ELSE                          -- column omitted for clarity

INSERT INTO log
SELECT * FROM myTable 
WHERE flag = 'FALSE'

Some, including Matthew, would say this is bad code, there are two inserts. I could easily replace 'TRUE' and 'FALSE' with a bind variable and flip it at will. And that's what most people would do. But if True is .1% of the values and 99.9% is False, you want two inserts, because you want two execution plans. One is better off with an index and the other an FTS. So, yes, you do have two Inserts to maintain. That's not always bad and in this case it's good and desirable.

share|improve this answer
    
the main thing I'm trying to avoid is having to managed 2 inserts when the table changes. –  Matthew Watson Mar 29 '09 at 8:53
    
response inline with EDIT. –  Mark Brady Mar 30 '09 at 15:59

create or replace trigger audit_tgr before insert or update or delete on 'table_name'

for each row
 begin
  if (inserting or updating) then
   insert into audit table (a,b,c) values(:new.a,:new.b,:new.c);
  else
   insert into audit table (a,b,c) values(:old.a,:old.b,:old.c);
end;
share|improve this answer

You can use a compound trigger and programmatically check if it us I/U/D.

Compound Triggers

Regards K

share|improve this answer
    
That is what I'm doing, but I'm trying to avoid having multiple insert statements within the trigger. –  Matthew Watson Mar 27 '09 at 0:24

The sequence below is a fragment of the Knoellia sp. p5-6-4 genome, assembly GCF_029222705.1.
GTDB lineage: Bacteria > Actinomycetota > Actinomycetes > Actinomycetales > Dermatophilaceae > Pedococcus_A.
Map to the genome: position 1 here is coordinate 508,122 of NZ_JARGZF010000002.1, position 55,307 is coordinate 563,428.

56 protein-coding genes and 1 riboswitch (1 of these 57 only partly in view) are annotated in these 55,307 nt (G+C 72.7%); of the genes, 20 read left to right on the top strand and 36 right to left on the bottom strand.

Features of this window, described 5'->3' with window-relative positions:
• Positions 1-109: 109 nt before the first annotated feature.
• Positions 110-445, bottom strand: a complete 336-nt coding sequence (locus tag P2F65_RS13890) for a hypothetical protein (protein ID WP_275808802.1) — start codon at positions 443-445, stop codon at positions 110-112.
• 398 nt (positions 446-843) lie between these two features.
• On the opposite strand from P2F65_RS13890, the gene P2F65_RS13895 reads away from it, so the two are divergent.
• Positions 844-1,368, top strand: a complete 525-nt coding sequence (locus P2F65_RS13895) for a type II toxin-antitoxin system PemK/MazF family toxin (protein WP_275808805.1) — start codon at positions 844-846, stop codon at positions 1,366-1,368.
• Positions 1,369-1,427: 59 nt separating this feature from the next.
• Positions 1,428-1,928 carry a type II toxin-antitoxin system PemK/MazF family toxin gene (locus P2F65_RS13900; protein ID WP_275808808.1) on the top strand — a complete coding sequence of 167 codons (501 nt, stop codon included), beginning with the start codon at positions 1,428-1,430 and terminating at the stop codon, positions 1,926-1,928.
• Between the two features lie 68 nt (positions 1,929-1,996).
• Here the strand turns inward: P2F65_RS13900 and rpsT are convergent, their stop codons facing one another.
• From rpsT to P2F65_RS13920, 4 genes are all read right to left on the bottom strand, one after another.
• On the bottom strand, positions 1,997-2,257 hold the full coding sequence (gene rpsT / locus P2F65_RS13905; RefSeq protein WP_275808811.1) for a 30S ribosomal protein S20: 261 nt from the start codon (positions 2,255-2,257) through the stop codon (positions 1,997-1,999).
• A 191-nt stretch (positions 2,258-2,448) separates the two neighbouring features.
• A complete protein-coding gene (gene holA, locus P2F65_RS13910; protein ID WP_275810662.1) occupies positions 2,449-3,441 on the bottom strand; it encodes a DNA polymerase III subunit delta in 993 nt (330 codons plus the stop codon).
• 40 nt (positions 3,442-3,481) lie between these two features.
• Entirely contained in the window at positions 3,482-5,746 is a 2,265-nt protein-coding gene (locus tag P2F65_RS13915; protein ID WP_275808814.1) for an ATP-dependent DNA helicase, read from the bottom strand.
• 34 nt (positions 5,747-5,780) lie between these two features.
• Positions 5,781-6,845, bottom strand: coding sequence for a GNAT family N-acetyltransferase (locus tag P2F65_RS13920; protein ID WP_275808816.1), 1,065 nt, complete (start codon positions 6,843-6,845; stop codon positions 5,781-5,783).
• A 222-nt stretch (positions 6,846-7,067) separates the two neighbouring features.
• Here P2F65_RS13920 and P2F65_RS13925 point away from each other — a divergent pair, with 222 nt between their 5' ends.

I'm not sure I follow, are you doing something like this? CREATE OR REPLACE TRIGGER TRG BEFORE INSERT OR UPDATE OR DELETE ON TBL BEGIN IF INSERTING THEN ...(record :new) ELSEIF UPDATING THEN ...(record :new) ELSEIF DELETING THEN ...(record :old) END IF; ? –  Khb Mar 27 '09 at 0:30
    
I have a single insert statement INSERT INTO HIST ( EMP_ID, NAME ) VALUES (:NEW.EMP_ID , :NEW.NAME ) ; when deleting though, I want to use :OLD , not not have a seperate insert statement for that. –  Matthew Watson Mar 27 '09 at 0:34
    
The the answer is no. You can't say VALUES ( DECODE(DELETING, TRUE, :OLD, :NEW).EMP_ID –  Mark Brady Mar 27 '09 at 19:01

Why don't you use Oracle's built in standard or fine-grained auditing?

share|improve this answer
    
Standard Edition. –  Matthew Watson Mar 27 '09 at 0:23

Use a compound trigger, as others have suggested. Save the old or new values, as appropriate, to variables, and use the variables in your insert statement:

declare
  v_col1  table_name.col1%type;
  v_col2  table_name.col2%type;
begin
  if deleting then
    v_col1 := :old.col1;
    v_col2 := :old.col2;
  else
    v_col1 := :new.col1;
    v_col2 := :new.col2;
  end if;

  insert into audit_table(col1, col2)
  values(v_col1, v_col2);
end;
share|improve this answer
    
mm, yeh, was hoping to be able to just copy the record. oh well. thanks –  Matthew Watson Mar 29 '09 at 8:54

Your Answer

 
discard

By posting your answer, you agree to the privacy policy and terms of service.

Not the answer you're looking for? Browse other questions tagged or ask your own question.